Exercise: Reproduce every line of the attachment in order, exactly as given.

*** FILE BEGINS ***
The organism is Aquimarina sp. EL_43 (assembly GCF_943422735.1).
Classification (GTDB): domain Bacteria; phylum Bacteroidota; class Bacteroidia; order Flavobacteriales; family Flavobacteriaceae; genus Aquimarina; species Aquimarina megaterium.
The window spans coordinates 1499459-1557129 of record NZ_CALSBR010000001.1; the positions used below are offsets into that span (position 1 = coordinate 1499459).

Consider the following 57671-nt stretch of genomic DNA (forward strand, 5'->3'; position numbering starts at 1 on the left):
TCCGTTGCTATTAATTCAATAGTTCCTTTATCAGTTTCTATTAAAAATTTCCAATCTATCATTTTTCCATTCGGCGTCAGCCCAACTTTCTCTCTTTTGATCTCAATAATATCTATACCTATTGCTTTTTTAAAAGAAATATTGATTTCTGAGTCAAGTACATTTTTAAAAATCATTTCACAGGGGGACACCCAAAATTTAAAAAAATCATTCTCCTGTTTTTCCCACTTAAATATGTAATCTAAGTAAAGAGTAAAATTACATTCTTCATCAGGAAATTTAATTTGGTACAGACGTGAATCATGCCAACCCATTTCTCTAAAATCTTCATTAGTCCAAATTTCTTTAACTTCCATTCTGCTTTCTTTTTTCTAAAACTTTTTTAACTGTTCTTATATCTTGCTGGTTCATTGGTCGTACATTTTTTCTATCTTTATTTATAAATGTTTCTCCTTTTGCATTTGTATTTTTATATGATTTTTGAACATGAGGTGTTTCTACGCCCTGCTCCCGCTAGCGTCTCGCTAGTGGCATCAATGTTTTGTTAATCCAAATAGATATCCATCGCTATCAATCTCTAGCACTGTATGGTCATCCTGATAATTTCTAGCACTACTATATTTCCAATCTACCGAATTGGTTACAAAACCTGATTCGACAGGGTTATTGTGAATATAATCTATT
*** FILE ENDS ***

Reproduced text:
The organism is Aquimarina sp. EL_43 (assembly GCF_943422735.1).
Classification (GTDB): domain Bacteria; phylum Bacteroidota; class Bacteroidia; order Flavobacteriales; family Flavobacteriaceae; genus Aquimarina; species Aquimarina megaterium.
The window spans coordinates 1499459-1557129 of record NZ_CALSBR010000001.1; the positions used below are offsets into that span (position 1 = coordinate 1499459).

Consider the following 57671-nt stretch of genomic DNA (forward strand, 5'->3'; position numbering starts at 1 on the left):
TCCGTTGCTATTAATTCAATAGTTCCTTTATCAGTTTCTATTAAAAATTTCCAATCTATCATTTTTCCATTCGGCGTCAGCCCAACTTTCTCTCTTTTGATCTCAATAATATCTATACCTATTGCTTTTTTAAAAGAAATATTGATTTCTGAGTCAAGTACATTTTTAAAAATCATTTCACAGGGGGACACCCAAAATTTAAAAAAATCATTCTCCTGTTTTTCCCACTTAAATATGTAATCTAAGTAAAGAGTAAAATTACATTCTTCATCAGGAAATTTAATTTGGTACAGACGTGAATCATGCCAACCCATTTCTCTAAAATCTTCATTAGTCCAAATTTCTTTAACTTCCATTCTGCTTTCTTTTTTCTAAAACTTTTTTAACTGTTCTTATATCTTGCTGGTTCATTGGTCGTACATTTTTTCTATCTTTATTTATAAATGTTTCTCCTTTTGCATTTGTATTTTTATATGATTTTTGAACATGAGGTGTTTCTACGCCCTGCTCCCGCTAGCGTCTCGCTAGTGGCATCAATGTTTTGTTAATCCAAATAGATATCCATCGCTATCAATCTCTAGCACTGTATGGTCATCCTGATAATTTCTAGCACTACTATATTTCCAATCTACCGAATTGGTTACAAAACCTGATTCGACAGGGTTATTGTGAATATAATCTATT